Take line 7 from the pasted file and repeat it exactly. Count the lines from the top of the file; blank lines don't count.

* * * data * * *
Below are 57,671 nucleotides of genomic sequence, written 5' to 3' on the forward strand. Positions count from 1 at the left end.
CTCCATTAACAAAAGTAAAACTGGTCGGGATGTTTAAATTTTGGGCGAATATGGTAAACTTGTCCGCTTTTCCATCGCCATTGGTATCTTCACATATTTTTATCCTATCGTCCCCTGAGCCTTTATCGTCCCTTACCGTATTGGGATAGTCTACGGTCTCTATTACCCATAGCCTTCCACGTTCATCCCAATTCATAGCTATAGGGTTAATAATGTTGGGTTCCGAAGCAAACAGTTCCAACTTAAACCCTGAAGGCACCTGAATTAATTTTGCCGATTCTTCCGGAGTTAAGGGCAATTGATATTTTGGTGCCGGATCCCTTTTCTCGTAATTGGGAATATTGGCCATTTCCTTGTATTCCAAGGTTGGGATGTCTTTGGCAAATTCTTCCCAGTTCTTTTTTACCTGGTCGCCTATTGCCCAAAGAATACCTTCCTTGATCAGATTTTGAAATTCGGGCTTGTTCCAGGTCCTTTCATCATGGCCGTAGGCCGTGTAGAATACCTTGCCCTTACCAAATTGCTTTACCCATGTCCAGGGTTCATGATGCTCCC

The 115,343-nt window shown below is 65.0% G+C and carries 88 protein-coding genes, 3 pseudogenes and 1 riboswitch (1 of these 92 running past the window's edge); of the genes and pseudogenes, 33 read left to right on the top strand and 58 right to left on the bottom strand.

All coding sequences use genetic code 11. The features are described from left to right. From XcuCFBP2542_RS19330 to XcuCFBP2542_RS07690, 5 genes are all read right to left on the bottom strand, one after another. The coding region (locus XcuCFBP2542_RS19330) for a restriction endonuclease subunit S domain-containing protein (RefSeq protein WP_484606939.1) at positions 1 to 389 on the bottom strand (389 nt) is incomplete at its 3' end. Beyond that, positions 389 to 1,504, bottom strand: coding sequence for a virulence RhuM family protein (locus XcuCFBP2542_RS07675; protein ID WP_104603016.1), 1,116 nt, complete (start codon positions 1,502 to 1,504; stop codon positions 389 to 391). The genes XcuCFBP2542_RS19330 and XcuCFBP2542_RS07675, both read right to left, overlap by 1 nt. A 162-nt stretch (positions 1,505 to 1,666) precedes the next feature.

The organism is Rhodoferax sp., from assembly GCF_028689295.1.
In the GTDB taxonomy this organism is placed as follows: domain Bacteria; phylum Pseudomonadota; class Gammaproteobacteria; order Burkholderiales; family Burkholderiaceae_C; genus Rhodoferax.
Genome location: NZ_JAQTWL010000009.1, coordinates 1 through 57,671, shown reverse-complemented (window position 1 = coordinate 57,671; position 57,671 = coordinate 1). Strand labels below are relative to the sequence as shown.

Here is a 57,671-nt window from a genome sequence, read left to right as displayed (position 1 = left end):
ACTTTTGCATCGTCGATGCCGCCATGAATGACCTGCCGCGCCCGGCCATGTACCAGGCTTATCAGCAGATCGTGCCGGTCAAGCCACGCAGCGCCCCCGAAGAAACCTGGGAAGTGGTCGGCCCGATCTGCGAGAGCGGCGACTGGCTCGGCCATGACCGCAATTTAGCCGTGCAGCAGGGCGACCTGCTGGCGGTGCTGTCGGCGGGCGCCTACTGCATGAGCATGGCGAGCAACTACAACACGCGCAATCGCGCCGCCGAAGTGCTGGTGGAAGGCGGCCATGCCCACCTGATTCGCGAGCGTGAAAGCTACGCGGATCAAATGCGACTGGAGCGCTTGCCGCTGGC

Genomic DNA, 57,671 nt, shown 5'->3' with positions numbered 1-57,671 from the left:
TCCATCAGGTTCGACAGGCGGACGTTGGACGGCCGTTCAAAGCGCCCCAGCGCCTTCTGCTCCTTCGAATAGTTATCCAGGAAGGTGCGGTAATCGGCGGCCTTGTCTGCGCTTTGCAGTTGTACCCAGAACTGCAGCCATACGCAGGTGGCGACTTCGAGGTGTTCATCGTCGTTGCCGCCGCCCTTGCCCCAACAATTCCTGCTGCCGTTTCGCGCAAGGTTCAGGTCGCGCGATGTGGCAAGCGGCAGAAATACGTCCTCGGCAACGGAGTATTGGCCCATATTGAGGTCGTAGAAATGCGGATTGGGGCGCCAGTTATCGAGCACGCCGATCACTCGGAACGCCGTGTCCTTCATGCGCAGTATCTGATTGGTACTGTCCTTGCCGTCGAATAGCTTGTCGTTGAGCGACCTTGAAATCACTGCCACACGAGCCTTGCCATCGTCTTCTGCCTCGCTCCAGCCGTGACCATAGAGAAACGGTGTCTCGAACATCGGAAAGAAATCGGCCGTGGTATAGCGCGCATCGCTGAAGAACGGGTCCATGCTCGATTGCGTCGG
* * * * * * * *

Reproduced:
Genome location: NZ_JAQTWL010000009.1, coordinates 1 through 57,671, shown reverse-complemented (window position 1 = coordinate 57,671; position 57,671 = coordinate 1). Strand labels below are relative to the sequence as shown.